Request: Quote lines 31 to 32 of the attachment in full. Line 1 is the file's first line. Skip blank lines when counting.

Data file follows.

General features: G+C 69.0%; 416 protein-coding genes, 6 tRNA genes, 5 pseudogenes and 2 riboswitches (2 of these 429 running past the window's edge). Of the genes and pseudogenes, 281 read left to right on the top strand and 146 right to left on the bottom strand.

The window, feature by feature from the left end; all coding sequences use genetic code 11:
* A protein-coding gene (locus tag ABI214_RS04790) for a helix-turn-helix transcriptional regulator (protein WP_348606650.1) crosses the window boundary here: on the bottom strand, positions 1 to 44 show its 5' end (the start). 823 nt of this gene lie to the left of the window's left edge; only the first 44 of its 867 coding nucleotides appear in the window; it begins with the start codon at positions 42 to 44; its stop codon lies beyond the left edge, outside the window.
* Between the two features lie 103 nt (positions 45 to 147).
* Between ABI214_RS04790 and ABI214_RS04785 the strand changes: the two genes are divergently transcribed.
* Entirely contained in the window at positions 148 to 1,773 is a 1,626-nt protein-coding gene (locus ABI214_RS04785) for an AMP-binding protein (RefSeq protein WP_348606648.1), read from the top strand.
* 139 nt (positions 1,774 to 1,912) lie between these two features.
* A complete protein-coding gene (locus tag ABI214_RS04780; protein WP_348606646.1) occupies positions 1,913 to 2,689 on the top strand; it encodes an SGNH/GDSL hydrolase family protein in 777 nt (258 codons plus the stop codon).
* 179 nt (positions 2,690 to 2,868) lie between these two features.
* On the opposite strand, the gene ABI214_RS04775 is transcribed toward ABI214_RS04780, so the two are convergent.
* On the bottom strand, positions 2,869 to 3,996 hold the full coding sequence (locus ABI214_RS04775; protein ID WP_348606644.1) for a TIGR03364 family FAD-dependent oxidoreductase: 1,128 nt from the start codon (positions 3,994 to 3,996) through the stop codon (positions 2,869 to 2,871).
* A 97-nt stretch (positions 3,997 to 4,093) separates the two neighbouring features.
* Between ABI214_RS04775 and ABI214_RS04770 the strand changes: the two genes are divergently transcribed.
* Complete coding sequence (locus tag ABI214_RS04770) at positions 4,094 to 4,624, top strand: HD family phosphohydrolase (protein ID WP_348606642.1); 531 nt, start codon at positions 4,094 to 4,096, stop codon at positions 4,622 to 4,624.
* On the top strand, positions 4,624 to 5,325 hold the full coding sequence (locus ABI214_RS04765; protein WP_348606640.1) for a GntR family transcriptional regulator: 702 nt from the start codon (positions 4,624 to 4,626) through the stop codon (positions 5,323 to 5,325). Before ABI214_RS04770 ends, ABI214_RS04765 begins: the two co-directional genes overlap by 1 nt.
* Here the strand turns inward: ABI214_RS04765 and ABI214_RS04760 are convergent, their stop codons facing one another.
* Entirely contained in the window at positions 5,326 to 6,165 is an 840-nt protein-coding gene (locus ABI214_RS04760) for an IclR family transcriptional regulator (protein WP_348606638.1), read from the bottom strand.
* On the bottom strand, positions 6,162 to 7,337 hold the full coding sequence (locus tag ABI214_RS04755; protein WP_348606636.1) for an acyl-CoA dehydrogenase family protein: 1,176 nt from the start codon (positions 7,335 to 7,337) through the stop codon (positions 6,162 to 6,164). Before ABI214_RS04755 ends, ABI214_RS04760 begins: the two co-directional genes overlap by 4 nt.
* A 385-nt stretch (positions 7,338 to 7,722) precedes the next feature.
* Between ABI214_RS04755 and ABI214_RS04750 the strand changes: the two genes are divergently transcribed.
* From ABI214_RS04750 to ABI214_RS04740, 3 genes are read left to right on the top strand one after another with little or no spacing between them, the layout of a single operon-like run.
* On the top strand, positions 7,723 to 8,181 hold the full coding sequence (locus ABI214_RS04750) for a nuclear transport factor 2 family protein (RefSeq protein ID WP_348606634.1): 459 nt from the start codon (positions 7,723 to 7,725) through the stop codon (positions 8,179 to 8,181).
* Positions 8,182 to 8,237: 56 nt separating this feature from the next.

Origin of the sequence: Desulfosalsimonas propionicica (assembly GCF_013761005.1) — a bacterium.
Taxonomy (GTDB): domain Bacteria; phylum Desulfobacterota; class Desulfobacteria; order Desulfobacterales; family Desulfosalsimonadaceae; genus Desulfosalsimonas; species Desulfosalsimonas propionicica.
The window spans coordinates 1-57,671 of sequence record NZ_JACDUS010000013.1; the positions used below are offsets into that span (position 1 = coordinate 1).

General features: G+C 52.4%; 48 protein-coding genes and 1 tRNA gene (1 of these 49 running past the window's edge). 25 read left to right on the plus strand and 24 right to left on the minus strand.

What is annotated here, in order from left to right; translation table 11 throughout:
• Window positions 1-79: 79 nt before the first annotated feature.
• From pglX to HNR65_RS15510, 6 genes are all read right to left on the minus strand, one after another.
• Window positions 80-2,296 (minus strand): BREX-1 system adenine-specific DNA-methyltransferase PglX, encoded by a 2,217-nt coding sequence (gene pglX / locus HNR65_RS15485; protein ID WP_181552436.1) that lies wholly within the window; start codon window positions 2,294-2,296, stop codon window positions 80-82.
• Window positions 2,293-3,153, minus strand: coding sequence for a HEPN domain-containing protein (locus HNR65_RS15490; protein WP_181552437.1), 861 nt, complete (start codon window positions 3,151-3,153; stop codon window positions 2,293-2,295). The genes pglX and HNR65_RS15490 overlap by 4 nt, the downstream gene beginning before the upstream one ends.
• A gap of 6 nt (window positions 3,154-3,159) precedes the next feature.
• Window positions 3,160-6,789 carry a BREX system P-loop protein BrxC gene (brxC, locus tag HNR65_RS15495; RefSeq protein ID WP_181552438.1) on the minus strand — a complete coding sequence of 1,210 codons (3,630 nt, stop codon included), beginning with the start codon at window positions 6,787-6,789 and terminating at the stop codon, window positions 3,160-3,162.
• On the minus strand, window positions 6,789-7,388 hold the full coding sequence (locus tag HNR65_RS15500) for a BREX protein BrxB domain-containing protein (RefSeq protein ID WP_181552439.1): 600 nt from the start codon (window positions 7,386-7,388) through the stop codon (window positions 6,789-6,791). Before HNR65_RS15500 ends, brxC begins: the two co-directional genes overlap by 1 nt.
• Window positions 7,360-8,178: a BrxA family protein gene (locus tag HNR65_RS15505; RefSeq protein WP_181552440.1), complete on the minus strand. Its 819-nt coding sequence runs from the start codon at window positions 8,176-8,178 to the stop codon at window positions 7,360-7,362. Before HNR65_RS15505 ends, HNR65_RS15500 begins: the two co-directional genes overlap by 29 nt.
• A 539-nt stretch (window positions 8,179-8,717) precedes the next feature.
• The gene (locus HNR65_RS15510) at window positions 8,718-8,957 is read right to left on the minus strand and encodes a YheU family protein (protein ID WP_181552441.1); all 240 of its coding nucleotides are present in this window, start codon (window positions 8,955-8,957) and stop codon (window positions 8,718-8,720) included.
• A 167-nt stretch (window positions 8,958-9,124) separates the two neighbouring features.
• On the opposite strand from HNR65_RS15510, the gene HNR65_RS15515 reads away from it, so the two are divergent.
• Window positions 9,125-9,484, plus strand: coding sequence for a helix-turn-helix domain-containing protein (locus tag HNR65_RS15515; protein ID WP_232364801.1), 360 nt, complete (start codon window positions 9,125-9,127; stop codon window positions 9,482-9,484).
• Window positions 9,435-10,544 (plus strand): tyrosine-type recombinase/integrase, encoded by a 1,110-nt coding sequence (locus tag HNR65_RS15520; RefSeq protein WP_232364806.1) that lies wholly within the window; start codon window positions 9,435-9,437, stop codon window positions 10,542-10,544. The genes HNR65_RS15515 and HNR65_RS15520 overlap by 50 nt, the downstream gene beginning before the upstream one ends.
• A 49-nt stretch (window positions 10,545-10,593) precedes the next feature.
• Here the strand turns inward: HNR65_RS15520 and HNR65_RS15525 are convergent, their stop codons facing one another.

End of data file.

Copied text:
• Window positions 80-2,296 (minus strand): BREX-1 system adenine-specific DNA-methyltransferase PglX, encoded by a 2,217-nt coding sequence (gene pglX / locus HNR65_RS15485; protein ID WP_181552436.1) that lies wholly within the window; start codon window positions 2,294-2,296, stop codon window positions 80-82.
• Window positions 2,293-3,153, minus strand: coding sequence for a HEPN domain-containing protein (locus HNR65_RS15490; protein WP_181552437.1), 861 nt, complete (start codon window positions 3,151-3,153; stop codon window positions 2,293-2,295). The genes pglX and HNR65_RS15490 overlap by 4 nt, the downstream gene beginning before the upstream one ends.